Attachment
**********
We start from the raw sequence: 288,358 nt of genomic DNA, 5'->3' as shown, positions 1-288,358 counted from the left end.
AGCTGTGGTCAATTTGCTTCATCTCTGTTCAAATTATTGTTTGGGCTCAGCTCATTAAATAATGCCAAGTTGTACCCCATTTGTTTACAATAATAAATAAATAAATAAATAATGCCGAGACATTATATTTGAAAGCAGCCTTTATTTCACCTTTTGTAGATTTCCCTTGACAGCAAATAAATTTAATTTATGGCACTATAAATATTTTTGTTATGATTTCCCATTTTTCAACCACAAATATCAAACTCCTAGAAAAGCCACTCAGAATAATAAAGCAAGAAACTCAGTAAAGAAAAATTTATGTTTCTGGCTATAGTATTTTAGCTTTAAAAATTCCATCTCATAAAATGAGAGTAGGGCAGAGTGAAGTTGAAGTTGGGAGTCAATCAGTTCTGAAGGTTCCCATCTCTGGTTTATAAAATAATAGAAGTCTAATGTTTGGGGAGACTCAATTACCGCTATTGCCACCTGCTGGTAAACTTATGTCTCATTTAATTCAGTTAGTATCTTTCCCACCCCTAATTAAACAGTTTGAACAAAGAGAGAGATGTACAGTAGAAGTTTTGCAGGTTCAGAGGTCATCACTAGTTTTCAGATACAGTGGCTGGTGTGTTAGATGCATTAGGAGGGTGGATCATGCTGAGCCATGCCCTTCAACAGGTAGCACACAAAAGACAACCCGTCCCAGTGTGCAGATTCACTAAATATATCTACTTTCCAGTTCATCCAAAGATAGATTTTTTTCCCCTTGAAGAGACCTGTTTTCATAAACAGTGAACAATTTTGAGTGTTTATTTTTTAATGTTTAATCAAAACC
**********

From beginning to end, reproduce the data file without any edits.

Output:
We start from the raw sequence: 288,358 nt of genomic DNA, 5'->3' as shown, positions 1-288,358 counted from the left end.
AGCTGTGGTCAATTTGCTTCATCTCTGTTCAAATTATTGTTTGGGCTCAGCTCATTAAATAATGCCAAGTTGTACCCCATTTGTTTACAATAATAAATAAATAAATAAATAATGCCGAGACATTATATTTGAAAGCAGCCTTTATTTCACCTTTTGTAGATTTCCCTTGACAGCAAATAAATTTAATTTATGGCACTATAAATATTTTTGTTATGATTTCCCATTTTTCAACCACAAATATCAAACTCCTAGAAAAGCCACTCAGAATAATAAAGCAAGAAACTCAGTAAAGAAAAATTTATGTTTCTGGCTATAGTATTTTAGCTTTAAAAATTCCATCTCATAAAATGAGAGTAGGGCAGAGTGAAGTTGAAGTTGGGAGTCAATCAGTTCTGAAGGTTCCCATCTCTGGTTTATAAAATAATAGAAGTCTAATGTTTGGGGAGACTCAATTACCGCTATTGCCACCTGCTGGTAAACTTATGTCTCATTTAATTCAGTTAGTATCTTTCCCACCCCTAATTAAACAGTTTGAACAAAGAGAGAGATGTACAGTAGAAGTTTTGCAGGTTCAGAGGTCATCACTAGTTTTCAGATACAGTGGCTGGTGTGTTAGATGCATTAGGAGGGTGGATCATGCTGAGCCATGCCCTTCAACAGGTAGCACACAAAAGACAACCCGTCCCAGTGTGCAGATTCACTAAATATATCTACTTTCCAGTTCATCCAAAGATAGATTTTTTTCCCCTTGAAGAGACCTGTTTTCATAAACAGTGAACAATTTTGAGTGTTTATTTTTTAATGTTTAATCAAAACC